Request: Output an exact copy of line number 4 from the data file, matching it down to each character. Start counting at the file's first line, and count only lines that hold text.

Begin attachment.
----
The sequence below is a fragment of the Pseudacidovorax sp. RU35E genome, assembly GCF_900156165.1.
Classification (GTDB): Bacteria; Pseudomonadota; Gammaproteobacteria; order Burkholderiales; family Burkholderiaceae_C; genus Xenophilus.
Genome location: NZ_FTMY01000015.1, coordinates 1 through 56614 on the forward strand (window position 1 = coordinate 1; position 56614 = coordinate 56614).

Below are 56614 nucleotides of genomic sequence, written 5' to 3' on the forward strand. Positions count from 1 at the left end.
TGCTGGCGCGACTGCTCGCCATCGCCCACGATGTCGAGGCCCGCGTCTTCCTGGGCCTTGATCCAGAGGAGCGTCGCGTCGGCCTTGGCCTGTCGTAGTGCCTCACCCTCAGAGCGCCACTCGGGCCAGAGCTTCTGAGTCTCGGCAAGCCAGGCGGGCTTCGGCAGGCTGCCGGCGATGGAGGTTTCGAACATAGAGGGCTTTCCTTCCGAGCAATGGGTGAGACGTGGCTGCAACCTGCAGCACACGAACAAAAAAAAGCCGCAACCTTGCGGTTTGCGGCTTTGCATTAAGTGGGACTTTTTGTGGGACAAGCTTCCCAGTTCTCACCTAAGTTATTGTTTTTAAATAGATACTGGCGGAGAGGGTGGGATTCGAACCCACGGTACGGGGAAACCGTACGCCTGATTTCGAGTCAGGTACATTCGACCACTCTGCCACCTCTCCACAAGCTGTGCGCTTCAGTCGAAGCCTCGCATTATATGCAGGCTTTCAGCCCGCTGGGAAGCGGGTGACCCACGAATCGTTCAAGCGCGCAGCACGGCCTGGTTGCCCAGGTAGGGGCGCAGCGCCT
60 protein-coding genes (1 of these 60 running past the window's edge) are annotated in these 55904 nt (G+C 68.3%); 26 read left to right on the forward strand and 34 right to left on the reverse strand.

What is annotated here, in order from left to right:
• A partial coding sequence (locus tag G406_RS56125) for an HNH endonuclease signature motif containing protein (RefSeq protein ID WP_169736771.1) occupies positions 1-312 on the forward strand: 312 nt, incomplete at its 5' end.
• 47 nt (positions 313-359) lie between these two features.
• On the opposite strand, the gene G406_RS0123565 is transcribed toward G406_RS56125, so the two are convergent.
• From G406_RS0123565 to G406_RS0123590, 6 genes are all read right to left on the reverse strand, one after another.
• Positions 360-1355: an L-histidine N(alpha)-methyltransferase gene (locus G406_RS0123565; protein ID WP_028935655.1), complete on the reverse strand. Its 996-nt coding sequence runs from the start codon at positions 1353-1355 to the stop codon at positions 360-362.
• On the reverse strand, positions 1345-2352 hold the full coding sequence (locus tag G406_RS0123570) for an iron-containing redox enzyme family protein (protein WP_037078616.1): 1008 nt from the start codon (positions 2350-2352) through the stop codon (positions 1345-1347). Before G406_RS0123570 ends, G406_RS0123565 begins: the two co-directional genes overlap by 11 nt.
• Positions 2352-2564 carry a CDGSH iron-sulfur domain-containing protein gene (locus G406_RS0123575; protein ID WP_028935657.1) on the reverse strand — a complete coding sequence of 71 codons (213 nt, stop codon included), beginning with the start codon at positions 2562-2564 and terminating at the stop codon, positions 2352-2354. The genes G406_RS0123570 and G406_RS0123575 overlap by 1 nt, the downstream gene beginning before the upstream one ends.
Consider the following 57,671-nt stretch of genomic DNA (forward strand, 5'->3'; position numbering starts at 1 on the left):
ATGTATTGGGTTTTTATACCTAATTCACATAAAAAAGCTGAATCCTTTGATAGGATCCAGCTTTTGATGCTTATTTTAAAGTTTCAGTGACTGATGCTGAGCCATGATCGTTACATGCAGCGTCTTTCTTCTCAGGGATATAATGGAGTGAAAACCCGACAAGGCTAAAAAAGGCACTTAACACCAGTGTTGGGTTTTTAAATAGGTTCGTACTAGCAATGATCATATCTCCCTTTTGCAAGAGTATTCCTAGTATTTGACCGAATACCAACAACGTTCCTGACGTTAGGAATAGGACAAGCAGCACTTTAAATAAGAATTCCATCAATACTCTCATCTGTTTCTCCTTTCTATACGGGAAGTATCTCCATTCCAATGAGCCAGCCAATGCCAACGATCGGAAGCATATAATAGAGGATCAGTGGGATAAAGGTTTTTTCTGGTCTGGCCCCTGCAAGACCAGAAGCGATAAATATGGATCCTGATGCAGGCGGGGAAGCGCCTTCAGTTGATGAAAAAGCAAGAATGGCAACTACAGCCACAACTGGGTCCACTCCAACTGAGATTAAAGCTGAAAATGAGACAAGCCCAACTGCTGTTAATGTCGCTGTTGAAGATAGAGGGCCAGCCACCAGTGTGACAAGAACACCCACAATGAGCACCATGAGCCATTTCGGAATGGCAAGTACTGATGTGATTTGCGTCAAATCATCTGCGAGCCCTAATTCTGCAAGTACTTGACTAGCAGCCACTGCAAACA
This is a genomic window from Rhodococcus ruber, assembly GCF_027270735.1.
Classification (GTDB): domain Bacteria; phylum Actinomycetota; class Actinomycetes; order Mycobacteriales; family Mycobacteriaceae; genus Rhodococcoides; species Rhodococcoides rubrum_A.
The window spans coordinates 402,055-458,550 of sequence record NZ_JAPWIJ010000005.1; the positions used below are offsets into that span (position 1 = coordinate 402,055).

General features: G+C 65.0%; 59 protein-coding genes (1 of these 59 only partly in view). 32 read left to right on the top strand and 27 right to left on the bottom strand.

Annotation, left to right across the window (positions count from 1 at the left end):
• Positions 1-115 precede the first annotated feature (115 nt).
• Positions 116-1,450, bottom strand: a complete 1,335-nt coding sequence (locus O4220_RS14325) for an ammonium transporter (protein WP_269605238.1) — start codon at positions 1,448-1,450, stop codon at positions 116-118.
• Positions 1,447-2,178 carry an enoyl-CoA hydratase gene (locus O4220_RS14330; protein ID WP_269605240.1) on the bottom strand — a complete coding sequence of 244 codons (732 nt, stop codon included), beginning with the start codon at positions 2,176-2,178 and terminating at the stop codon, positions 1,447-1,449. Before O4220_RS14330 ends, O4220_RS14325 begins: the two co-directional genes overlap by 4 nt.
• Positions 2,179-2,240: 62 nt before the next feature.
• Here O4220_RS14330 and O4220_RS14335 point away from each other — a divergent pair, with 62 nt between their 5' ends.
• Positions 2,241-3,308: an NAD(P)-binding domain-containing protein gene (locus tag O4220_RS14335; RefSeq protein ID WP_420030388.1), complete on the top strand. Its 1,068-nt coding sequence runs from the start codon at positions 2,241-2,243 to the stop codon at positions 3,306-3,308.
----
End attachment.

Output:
Below are 56614 nucleotides of genomic sequence, written 5' to 3' on the forward strand. Positions count from 1 at the left end.